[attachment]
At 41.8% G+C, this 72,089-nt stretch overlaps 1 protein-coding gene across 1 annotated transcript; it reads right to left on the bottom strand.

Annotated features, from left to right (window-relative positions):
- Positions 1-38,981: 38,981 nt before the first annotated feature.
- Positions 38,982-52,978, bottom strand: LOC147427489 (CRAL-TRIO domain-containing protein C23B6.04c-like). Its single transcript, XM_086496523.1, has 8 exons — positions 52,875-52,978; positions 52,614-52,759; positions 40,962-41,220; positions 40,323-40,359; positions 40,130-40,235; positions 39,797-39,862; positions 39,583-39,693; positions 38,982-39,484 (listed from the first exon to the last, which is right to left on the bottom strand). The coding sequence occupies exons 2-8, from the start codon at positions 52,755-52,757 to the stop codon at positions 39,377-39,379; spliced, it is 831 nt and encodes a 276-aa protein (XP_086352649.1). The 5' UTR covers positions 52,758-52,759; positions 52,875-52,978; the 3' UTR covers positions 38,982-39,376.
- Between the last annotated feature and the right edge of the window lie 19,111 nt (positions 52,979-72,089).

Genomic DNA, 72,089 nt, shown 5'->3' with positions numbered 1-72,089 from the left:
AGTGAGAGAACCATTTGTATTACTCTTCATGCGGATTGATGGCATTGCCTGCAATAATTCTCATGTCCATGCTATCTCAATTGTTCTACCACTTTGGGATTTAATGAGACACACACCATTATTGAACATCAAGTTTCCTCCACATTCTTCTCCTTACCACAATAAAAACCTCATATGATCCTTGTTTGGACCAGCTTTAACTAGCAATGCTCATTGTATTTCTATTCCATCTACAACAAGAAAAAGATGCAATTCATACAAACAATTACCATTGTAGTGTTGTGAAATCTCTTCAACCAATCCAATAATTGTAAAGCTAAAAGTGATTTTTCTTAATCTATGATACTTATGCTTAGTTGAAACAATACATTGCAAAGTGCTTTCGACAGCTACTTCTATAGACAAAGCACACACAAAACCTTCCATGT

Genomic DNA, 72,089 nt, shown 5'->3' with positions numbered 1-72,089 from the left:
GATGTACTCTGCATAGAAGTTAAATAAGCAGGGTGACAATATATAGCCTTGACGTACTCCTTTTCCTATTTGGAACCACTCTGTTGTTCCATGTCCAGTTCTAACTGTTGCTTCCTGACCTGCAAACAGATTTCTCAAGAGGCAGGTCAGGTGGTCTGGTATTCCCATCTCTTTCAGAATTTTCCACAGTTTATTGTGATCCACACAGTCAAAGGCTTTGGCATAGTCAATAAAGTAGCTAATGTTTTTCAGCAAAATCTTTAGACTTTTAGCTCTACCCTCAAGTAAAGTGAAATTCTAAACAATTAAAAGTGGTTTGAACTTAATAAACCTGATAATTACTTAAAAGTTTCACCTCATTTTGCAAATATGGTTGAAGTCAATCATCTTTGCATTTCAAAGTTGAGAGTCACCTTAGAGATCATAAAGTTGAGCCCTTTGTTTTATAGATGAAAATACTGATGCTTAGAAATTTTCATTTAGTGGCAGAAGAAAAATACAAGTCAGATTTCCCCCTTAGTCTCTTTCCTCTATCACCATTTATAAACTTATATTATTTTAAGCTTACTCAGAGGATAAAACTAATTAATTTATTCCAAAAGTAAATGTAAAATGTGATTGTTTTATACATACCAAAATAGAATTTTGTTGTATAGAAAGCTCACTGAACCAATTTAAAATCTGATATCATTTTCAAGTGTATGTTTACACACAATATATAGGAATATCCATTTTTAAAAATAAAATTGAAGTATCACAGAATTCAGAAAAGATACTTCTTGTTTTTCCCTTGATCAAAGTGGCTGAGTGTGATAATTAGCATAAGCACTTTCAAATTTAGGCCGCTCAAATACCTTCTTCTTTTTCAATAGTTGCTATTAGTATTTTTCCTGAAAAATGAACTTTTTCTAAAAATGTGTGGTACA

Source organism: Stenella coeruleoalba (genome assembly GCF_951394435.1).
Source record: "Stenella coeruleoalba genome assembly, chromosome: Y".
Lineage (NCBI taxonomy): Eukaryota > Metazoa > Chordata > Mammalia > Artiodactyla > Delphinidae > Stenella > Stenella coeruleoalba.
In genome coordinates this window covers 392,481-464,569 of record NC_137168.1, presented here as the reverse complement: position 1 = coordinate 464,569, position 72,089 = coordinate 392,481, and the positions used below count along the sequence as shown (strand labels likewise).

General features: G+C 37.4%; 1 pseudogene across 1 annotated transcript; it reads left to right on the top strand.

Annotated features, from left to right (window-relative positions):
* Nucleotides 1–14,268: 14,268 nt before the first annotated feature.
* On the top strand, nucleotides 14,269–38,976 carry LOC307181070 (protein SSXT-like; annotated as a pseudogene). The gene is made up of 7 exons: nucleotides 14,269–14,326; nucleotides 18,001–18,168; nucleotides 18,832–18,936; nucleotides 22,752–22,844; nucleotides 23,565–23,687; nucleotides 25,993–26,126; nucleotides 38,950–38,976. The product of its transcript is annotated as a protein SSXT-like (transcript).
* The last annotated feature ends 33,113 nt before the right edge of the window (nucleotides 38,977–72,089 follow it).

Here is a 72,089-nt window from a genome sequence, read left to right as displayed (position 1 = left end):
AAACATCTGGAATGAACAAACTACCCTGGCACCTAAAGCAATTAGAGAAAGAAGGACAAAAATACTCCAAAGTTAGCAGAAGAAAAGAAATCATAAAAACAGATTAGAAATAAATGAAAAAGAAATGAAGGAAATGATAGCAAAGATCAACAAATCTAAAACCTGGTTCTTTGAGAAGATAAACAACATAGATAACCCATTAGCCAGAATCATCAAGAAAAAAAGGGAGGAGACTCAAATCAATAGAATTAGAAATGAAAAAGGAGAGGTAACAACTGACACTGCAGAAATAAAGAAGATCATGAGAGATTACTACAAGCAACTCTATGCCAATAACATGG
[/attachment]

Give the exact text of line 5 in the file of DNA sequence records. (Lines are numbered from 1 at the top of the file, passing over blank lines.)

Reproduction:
- Between the last annotated feature and the right edge of the window lie 19,111 nt (positions 52,979-72,089).